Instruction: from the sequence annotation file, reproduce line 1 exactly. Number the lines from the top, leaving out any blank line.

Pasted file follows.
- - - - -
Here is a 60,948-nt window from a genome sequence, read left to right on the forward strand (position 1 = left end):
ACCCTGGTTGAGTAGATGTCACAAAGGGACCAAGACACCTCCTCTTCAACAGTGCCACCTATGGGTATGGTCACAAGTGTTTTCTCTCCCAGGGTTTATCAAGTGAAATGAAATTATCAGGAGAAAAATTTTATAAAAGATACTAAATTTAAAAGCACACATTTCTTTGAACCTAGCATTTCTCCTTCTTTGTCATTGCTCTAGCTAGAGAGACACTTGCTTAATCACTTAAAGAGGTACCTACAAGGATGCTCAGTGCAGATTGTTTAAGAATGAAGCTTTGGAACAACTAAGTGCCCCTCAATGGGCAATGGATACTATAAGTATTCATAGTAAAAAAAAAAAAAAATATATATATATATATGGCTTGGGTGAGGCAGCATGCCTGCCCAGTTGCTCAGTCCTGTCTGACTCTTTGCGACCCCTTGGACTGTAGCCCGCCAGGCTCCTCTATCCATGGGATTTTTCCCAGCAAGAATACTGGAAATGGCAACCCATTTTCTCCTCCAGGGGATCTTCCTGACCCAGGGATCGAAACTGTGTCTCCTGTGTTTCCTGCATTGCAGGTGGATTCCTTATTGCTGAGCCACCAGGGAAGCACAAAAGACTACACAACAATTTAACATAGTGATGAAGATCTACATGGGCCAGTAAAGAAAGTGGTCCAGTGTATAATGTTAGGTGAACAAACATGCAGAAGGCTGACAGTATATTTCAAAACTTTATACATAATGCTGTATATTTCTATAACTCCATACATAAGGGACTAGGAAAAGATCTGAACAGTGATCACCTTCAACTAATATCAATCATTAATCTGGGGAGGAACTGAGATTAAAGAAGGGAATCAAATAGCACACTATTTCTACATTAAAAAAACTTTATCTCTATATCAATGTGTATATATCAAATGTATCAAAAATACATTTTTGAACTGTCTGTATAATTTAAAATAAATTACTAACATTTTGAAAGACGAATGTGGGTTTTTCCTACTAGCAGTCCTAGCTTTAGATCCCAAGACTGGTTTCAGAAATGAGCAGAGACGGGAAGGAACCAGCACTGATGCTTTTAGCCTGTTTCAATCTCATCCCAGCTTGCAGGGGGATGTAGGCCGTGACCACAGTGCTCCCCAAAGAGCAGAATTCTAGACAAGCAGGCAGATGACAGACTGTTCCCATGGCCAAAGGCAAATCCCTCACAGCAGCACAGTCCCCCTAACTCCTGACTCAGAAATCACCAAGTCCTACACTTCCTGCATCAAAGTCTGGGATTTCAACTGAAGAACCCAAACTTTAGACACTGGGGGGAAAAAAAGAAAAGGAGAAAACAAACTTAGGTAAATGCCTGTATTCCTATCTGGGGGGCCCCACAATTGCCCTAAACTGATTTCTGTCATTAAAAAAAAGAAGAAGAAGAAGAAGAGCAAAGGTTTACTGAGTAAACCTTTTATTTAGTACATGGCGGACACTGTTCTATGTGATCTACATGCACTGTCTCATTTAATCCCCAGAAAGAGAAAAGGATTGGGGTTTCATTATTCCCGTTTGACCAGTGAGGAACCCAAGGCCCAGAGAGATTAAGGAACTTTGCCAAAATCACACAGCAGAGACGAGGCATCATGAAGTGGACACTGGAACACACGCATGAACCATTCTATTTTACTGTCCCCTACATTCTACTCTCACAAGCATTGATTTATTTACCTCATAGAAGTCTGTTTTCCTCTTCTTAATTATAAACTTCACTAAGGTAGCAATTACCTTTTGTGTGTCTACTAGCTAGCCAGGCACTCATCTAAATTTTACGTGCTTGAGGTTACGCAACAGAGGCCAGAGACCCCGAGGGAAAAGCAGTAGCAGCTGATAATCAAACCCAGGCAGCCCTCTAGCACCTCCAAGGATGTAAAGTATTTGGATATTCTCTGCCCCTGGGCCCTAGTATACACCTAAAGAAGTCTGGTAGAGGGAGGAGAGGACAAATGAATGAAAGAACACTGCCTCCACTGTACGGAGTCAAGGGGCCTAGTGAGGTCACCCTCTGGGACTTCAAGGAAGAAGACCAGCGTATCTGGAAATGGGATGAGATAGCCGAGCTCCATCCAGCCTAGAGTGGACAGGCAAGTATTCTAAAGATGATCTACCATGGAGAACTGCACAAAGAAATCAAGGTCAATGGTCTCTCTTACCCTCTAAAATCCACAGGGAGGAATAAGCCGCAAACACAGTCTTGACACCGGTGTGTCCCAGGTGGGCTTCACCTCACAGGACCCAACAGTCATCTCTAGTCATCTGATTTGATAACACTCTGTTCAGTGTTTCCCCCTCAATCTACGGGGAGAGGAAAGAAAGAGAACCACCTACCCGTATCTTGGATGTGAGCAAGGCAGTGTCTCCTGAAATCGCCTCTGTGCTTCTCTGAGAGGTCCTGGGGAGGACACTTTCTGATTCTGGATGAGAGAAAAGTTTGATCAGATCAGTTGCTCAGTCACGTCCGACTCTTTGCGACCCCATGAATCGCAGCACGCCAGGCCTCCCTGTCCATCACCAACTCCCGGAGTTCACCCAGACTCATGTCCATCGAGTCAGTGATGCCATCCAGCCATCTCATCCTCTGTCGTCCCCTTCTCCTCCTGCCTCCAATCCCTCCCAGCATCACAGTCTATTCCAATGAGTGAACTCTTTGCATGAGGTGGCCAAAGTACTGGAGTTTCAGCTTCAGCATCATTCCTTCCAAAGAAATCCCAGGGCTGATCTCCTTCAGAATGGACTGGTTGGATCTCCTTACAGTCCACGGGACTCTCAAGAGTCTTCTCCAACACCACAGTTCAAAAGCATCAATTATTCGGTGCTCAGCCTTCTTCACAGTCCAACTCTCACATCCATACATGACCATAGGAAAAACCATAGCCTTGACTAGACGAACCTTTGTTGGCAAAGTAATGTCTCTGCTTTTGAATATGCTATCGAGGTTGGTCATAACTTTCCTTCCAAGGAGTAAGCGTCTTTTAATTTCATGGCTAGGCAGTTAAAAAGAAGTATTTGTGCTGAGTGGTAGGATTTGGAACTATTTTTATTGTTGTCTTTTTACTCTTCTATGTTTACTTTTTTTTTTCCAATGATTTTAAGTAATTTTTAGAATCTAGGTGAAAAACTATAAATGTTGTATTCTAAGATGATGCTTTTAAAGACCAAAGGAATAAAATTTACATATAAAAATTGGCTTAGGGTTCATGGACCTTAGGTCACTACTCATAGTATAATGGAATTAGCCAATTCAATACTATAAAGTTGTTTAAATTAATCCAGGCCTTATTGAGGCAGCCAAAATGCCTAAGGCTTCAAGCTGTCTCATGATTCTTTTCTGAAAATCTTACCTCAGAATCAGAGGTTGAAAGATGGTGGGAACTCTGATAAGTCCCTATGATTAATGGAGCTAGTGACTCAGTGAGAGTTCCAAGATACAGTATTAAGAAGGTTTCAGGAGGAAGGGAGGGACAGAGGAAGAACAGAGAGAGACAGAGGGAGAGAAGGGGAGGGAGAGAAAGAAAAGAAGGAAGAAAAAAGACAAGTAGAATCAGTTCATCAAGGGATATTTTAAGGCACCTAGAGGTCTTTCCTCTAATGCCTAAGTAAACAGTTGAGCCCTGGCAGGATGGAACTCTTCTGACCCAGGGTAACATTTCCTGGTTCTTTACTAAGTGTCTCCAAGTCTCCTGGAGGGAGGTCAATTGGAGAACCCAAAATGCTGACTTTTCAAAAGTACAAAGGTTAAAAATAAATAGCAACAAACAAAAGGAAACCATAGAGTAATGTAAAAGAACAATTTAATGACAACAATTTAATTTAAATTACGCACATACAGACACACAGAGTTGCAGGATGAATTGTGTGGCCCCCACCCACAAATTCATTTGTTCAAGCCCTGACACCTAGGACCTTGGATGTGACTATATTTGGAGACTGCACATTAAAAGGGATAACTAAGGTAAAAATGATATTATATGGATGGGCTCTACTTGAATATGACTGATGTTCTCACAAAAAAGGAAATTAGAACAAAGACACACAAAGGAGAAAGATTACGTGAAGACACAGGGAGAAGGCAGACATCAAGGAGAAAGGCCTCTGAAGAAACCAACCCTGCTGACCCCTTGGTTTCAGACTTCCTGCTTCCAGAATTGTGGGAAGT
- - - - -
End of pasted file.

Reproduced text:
Here is a 60,948-nt window from a genome sequence, read left to right on the forward strand (position 1 = left end):